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Archive for the ‘Blue Chips’ Category

Blue Chips: Fetchlands

Hi again everyone, welcome back for some more magic market discussion. First a bit of housekeeping, I’ve created an email address for this blog at gwafahazid@gmail.com, so if you have any comments or suggestions you don’t feel like sharing you can send them there. You can also find me on twitter at http://twitter.com/rtassicker.

Today I’m starting an occasional series I’ve entitled ‘Blue Chips’. Blue Chip is a financial term referring to stocks which have stable earnings and no extensive liabilities – in other words, they are considered to be safe investments that will hold their value. The term derives from casino chips, where blue ones are the highest in value. In magic terms, I’ll be defining blue chip cards in similar terms – ones that are likely to hold their deservedly high value. These cards are staples in multiple formats and will be less subject to fluctuations in value based on metagame shifts. They are definitely not sleepers but if you’re looking for sure value to trade for, these cards are what you’re looking for.

Misty Rainforest

The first of these staples I’ll be looking at is not one card, but five – the long-awaited enemy fetchlands, finally completing the cycle started way back in Onslaught block. There is one of these lands in Zendikar for each enemy colour pairing – RW, WB, BG, BU, UR – and they obviously interact well with this set’s landfall mechanic. Why play one land a turn, when you can crack a fetchland and play two? More than this, they also offer precious enemy colour fixing which is especially important given the 3-colour theme of Shards of Alara block. Naya decks can now pair their Sunpetal Groves and Rootbound Crags with Arid Mesa, for example.

Arid Mesa

Aside from being staples in the multicolour themed present standard environment, the new fetchlands’ status is enhanced by the rotation out of extended of their allied-colour cousins. Fetchlands are the defining feature of extended in many ways, and people have managed to play successful 5-colour aggressive decks that hit their 1, 2 and 3 drops on time using fetchlands and Ravnica shocklands. A Misty Rainforest, for example, can get any colour of mana, untapped, for the simple price of a few measly points of life with a Temple Garden, Overgrown Tomb and Steam Vents in the deck. This power is even greater in vintage and legacy, where you can search up the original dual lands like Underground Sea. Some writers have even said that fetches are better than the original duals, as you can search up a basic land if your opponent has a Wasteland ready.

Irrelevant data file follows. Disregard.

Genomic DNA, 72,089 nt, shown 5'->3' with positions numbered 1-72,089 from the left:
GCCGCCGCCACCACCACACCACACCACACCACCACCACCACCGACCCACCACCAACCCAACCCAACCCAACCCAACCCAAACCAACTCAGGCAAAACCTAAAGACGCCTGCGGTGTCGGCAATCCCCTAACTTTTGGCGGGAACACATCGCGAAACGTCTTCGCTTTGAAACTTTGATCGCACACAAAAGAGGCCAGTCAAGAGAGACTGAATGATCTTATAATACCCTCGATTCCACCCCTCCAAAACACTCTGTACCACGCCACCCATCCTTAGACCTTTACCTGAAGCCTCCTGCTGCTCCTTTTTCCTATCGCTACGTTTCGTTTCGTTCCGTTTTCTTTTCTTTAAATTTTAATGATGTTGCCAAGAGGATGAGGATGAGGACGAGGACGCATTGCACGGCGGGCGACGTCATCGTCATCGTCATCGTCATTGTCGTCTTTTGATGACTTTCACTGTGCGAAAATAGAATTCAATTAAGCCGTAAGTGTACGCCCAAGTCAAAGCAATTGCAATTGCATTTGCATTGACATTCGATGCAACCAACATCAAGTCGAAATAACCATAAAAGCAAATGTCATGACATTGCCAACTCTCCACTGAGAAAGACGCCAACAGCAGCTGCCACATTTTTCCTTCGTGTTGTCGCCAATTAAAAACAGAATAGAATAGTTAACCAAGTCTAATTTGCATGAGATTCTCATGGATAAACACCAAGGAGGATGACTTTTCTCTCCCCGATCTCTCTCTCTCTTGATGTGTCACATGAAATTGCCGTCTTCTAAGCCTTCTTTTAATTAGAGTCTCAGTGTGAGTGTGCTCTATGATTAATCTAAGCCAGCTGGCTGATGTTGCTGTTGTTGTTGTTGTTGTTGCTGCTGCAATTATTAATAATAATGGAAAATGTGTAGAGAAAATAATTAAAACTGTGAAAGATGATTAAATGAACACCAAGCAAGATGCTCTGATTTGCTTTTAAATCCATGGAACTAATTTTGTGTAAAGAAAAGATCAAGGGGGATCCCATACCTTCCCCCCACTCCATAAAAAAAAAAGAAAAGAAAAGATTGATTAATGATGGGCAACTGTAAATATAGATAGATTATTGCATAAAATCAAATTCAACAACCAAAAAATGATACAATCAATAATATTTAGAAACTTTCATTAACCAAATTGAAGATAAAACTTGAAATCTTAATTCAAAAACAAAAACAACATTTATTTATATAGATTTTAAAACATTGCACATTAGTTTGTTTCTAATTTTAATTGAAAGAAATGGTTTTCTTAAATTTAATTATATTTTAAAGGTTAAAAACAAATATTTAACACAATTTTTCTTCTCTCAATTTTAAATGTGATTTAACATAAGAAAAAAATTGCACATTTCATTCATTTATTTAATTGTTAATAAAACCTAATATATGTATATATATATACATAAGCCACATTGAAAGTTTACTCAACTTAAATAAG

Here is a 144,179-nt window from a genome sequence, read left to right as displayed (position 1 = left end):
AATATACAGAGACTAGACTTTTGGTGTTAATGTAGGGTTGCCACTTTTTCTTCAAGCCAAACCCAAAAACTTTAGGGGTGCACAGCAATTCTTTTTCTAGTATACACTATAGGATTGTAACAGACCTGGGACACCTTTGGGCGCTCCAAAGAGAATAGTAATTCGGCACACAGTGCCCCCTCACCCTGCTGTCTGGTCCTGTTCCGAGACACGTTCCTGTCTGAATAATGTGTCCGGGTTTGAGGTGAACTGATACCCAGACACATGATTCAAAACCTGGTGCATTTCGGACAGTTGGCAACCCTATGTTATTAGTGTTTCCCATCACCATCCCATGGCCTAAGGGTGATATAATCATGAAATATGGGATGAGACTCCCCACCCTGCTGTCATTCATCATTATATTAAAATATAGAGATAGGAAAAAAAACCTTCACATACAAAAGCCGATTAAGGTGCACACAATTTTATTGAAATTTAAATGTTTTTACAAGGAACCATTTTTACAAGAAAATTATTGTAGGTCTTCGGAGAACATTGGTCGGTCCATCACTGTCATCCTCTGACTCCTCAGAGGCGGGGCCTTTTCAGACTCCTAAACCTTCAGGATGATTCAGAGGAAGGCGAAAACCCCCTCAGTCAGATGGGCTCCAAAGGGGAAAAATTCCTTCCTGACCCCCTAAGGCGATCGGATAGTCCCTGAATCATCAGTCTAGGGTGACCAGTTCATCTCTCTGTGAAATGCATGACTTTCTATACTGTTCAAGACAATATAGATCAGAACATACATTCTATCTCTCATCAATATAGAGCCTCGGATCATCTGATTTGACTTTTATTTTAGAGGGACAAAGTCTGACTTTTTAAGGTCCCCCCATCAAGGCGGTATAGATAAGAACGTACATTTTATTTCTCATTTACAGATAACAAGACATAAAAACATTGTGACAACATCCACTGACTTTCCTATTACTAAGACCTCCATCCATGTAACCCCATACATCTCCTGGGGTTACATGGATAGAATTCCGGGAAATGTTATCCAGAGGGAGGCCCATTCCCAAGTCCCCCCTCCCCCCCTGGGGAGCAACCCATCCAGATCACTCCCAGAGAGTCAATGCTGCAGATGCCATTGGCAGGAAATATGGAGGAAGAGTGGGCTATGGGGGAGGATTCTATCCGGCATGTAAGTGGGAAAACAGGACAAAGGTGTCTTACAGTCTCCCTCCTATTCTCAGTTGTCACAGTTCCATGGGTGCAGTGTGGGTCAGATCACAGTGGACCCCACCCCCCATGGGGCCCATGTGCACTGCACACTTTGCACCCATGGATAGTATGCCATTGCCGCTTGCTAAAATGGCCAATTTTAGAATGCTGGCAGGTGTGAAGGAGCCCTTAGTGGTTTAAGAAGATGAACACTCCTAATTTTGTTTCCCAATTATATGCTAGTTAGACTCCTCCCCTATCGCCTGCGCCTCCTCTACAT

Scalding Tarn

Hopefully I’ve convinced you by this point of their power in every competitive format. Dual lands always hold a high value in standard, but the lesser ones like pain lands or Invasion taplands drop off in value once they move to extended and beyond. Fetches however are guaranteed to be playable whatever format they are in and will hold a correspondingly high value. It should be noted that due to their popularity in eternal formats (and eternal players being fascinated by shiny objects) that foil fetchlands are extremely valuable. None moreso than Misty Rainforest, as blue is traditionally the strongest colour in eternal and it needs green mana to play Tarmogoyf. A foil Misty Rainforest will currently set you back a cool $75! (Noah points out in the comments that they can be had for around $45 nowadays, but the point is they are very pricey).

Marsh Flats

One word of warning with the new fetches, they are not likely to hold value quite as well as the originals in the very long term. This is down simply to the fact that a lot more of them are in circulation due to more Zendikar being printed and there being less rares in Zendikar. For the next seven years though, they have extended legality on their side and they should match it with the originals at between 15 and 20 dollars. And who knows, R&D might decide to swing the pendulum back toward allied fetches when these ones rotate out!

Verdant Catacombs

When trading for these babies it should be noted that newer players often don’t value them very highly. A land that deals me damage? Why do I want that? Well, we know why. You should certainly make your trading partners aware of their strength in older formats, but it probably won’t be too hard to convince them to trade their fetches for your more exciting rares, like Ob Nixilis or Chandra Ablaze. Or Armament Master, if you’re the unscrupulous sort. I hope this article has been educational, and I’d love some comments!

Recommendation: All 5 fetches, hold & trade for aggressively. You’ll never want to get rid of these.

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